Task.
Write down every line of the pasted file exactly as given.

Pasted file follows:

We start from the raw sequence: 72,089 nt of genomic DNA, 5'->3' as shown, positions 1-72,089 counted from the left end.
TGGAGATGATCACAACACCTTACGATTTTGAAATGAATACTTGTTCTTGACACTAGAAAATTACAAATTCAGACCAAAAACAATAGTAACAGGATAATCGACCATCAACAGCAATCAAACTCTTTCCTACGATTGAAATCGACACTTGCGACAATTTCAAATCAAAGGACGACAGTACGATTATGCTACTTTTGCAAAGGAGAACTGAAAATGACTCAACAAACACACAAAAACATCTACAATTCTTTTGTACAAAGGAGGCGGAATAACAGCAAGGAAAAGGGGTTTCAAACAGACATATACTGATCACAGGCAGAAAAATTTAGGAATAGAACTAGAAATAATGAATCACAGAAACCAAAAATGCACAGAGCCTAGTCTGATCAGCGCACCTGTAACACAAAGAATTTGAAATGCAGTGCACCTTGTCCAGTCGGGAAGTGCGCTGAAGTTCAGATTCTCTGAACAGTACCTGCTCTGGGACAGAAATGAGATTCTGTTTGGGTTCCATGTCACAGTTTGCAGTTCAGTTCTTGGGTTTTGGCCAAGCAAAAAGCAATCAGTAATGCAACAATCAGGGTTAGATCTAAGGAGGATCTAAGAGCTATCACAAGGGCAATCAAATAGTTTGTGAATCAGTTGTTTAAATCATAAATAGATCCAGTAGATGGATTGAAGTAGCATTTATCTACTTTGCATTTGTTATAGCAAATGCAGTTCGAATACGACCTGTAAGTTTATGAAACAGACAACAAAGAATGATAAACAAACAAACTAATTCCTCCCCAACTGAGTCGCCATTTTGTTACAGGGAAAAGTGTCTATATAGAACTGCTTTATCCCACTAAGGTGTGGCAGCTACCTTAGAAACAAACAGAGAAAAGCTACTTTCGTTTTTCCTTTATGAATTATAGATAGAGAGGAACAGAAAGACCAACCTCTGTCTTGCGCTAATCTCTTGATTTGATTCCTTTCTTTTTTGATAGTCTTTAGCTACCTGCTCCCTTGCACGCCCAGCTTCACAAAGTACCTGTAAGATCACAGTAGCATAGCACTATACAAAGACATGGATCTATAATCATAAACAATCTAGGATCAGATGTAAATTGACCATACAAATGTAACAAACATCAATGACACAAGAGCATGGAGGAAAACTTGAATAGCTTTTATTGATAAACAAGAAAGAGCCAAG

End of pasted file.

We start from the raw sequence: 72,089 nt of genomic DNA, 5'->3' as shown, positions 1-72,089 counted from the left end.
TGGAGATGATCACAACACCTTACGATTTTGAAATGAATACTTGTTCTTGACACTAGAAAATTACAAATTCAGACCAAAAACAATAGTAACAGGATAATCGACCATCAACAGCAATCAAACTCTTTCCTACGATTGAAATCGACACTTGCGACAATTTCAAATCAAAGGACGACAGTACGATTATGCTACTTTTGCAAAGGAGAACTGAAAATGACTCAACAAACACACAAAAACATCTACAATTCTTTTGTACAAAGGAGGCGGAATAACAGCAAGGAAAAGGGGTTTCAAACAGACATATACTGATCACAGGCAGAAAAATTTAGGAATAGAACTAGAAATAATGAATCACAGAAACCAAAAATGCACAGAGCCTAGTCTGATCAGCGCACCTGTAACACAAAGAATTTGAAATGCAGTGCACCTTGTCCAGTCGGGAAGTGCGCTGAAGTTCAGATTCTCTGAACAGTACCTGCTCTGGGACAGAAATGAGATTCTGTTTGGGTTCCATGTCACAGTTTGCAGTTCAGTTCTTGGGTTTTGGCCAAGCAAAAAGCAATCAGTAATGCAACAATCAGGGTTAGATCTAAGGAGGATCTAAGAGCTATCACAAGGGCAATCAAATAGTTTGTGAATCAGTTGTTTAAATCATAAATAGATCCAGTAGATGGATTGAAGTAGCATTTATCTACTTTGCATTTGTTATAGCAAATGCAGTTCGAATACGACCTGTAAGTTTATGAAACAGACAACAAAGAATGATAAACAAACAAACTAATTCCTCCCCAACTGAGTCGCCATTTTGTTACAGGGAAAAGTGTCTATATAGAACTGCTTTATCCCACTAAGGTGTGGCAGCTACCTTAGAAACAAACAGAGAAAAGCTACTTTCGTTTTTCCTTTATGAATTATAGATAGAGAGGAACAGAAAGACCAACCTCTGTCTTGCGCTAATCTCTTGATTTGATTCCTTTCTTTTTTGATAGTCTTTAGCTACCTGCTCCCTTGCACGCCCAGCTTCACAAAGTACCTGTAAGATCACAGTAGCATAGCACTATACAAAGACATGGATCTATAATCATAAACAATCTAGGATCAGATGTAAATTGACCATACAAATGTAACAAACATCAATGACACAAGAGCATGGAGGAAAACTTGAATAGCTTTTATTGATAAACAAGAAAGAGCCAAG